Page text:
The iPad is a great device for your average consumer or enterprise user but what about people with disabilities? We recently looked at how one non-profit organization is championing new technology like e-readers and tablet devices like the iPad to help their members.
One of the big uses for the iPad has been reading. People love iBooks and with over five million sold so far, Apple’s iBookstore has gotten off to a quick start. If books aren’t your thing, maybe you like to surf the web on your iPad using mobile Safari. But what if you are blind? How it important would your iPad be then? For many people with seeing disabilities the iPad has helped them stay connected like never before. Apple has packed the iPad with several features geared at making the device more accessible to people with visual disabilities. VoiceOver (reads what’s on the iPad’s screen) and Zoom (provides a screen magnifier to help you view small items on your iPad screen) are just two of the features that make using the iPad possible for the blind.
The National Federation of the Blind (NFB) is a big proponent of the new wave of e-reading devices and what they can do for blind students in higher education. In a statement Dr. Marc Maurer, president of NFB, said that “with the announcement of a new accessible Amazon Kindle, the recent introduction of the Apple iPad…colleges and universities will find it increasingly easy to procure e-book technology that benefits everyone.” According to the Dr. Maurer, the device will not only help “blind students, who will now have access to the same books at the same time and at the same price as their sighted peers, but also institutions of higher learning, which will no longer incur the administrative burden of producing or procuring accessible books through separate and inferior methods.”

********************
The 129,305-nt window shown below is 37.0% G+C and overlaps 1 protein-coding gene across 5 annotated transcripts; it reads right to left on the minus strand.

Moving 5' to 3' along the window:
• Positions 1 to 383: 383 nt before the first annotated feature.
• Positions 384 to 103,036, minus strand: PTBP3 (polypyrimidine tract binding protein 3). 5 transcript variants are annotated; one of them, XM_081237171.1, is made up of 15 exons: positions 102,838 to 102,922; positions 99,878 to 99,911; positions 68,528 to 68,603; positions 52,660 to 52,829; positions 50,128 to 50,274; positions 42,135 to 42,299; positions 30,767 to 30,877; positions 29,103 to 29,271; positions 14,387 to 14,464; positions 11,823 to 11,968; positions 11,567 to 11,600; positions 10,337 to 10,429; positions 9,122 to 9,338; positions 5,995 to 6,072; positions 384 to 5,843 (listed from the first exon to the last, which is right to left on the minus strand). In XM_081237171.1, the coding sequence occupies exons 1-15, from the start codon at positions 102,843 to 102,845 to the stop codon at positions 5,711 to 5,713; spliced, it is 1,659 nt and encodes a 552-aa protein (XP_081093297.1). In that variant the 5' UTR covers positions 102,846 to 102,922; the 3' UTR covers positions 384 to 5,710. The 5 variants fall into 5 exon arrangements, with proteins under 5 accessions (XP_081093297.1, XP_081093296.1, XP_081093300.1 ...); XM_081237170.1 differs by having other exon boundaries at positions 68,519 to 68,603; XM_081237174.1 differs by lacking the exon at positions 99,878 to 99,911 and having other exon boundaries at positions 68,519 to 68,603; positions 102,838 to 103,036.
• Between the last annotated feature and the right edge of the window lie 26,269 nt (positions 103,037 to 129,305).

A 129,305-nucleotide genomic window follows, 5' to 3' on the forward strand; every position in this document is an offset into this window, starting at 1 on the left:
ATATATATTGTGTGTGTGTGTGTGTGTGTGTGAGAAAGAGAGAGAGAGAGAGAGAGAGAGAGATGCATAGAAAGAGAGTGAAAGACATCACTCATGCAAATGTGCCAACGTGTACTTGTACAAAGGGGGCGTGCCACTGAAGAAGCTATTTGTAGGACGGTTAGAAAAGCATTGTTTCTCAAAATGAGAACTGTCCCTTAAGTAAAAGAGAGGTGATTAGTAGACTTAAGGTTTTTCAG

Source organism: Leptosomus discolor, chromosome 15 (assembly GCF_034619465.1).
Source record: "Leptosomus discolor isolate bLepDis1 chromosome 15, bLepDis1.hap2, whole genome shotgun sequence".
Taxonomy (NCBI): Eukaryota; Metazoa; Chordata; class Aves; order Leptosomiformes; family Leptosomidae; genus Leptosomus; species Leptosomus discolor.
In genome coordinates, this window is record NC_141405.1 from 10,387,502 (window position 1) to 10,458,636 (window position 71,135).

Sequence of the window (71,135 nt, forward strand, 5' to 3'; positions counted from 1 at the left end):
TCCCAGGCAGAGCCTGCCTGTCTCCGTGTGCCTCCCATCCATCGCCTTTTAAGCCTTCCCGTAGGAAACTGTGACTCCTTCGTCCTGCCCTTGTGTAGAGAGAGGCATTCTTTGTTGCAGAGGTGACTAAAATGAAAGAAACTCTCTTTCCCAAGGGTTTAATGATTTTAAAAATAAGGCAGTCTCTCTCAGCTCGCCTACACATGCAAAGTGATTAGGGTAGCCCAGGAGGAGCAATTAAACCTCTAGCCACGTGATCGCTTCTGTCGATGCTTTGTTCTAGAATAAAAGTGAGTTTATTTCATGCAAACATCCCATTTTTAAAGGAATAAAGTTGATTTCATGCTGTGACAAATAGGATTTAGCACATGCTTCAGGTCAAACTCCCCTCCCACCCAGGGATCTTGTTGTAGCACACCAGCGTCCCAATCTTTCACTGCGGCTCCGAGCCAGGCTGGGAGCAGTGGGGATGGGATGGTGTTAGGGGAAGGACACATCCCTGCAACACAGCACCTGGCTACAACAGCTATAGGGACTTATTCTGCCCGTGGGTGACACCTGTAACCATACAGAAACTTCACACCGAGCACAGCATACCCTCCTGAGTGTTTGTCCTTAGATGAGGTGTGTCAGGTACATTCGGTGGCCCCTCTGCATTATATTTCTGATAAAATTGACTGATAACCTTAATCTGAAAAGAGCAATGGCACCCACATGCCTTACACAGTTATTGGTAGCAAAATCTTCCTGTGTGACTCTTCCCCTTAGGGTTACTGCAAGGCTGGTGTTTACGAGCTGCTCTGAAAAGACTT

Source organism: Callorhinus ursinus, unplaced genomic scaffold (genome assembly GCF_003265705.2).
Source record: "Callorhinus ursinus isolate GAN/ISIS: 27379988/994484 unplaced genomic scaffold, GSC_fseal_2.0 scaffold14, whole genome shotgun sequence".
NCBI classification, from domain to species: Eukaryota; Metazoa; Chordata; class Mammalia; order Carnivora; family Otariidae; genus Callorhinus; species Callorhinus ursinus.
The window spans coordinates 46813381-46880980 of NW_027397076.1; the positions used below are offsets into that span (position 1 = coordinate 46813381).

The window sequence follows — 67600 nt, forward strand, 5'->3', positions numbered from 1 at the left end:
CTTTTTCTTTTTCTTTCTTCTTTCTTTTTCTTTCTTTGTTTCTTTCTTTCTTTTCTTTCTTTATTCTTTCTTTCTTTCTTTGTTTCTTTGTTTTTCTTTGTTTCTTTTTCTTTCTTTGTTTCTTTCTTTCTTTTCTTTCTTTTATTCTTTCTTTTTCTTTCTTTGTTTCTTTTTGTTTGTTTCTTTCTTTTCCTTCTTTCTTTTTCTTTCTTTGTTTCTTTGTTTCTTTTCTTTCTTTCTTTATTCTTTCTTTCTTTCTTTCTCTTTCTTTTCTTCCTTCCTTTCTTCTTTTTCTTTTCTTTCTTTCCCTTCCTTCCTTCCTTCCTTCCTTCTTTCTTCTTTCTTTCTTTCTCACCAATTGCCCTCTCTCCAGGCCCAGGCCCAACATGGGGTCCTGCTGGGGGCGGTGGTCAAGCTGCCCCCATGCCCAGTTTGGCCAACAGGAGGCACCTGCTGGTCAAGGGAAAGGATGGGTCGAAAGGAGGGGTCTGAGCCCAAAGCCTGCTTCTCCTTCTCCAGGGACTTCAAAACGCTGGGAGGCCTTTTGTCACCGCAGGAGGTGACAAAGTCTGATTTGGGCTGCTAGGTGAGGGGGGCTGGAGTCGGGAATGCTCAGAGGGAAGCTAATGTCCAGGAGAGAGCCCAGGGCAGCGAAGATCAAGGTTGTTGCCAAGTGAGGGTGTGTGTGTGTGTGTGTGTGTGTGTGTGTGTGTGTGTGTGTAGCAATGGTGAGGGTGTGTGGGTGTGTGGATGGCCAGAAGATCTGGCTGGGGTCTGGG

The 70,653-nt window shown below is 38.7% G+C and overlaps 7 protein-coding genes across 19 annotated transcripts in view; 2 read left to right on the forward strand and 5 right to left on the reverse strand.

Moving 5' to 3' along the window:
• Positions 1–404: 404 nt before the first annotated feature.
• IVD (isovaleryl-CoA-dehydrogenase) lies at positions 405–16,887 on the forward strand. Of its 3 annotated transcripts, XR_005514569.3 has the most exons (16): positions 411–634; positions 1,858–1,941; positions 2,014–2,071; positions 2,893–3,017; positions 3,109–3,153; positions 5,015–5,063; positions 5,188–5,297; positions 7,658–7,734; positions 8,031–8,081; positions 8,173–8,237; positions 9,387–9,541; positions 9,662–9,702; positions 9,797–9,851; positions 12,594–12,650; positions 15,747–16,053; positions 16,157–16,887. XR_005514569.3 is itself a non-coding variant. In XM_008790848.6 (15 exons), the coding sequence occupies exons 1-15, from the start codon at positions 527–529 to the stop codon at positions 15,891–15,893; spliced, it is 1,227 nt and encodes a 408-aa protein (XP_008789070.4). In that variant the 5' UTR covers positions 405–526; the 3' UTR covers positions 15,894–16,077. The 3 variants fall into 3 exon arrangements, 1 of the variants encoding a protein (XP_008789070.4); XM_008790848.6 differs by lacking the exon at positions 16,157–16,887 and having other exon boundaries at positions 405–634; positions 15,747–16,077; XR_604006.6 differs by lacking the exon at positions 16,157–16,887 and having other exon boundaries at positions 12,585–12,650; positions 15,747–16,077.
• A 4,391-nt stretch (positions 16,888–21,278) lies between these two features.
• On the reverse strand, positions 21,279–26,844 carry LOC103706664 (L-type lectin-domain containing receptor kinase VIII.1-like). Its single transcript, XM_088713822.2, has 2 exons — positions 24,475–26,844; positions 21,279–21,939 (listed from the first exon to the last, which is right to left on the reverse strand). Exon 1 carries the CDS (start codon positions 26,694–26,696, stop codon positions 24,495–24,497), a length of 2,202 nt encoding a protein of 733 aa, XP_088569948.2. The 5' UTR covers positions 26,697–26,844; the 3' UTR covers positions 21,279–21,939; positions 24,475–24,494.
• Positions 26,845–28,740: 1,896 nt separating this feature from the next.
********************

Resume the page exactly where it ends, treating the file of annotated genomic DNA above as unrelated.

It’s great when technology helps people with disabilities and judging from the iPad’s early success in the medical and education markets, we expect to hear many more great stories.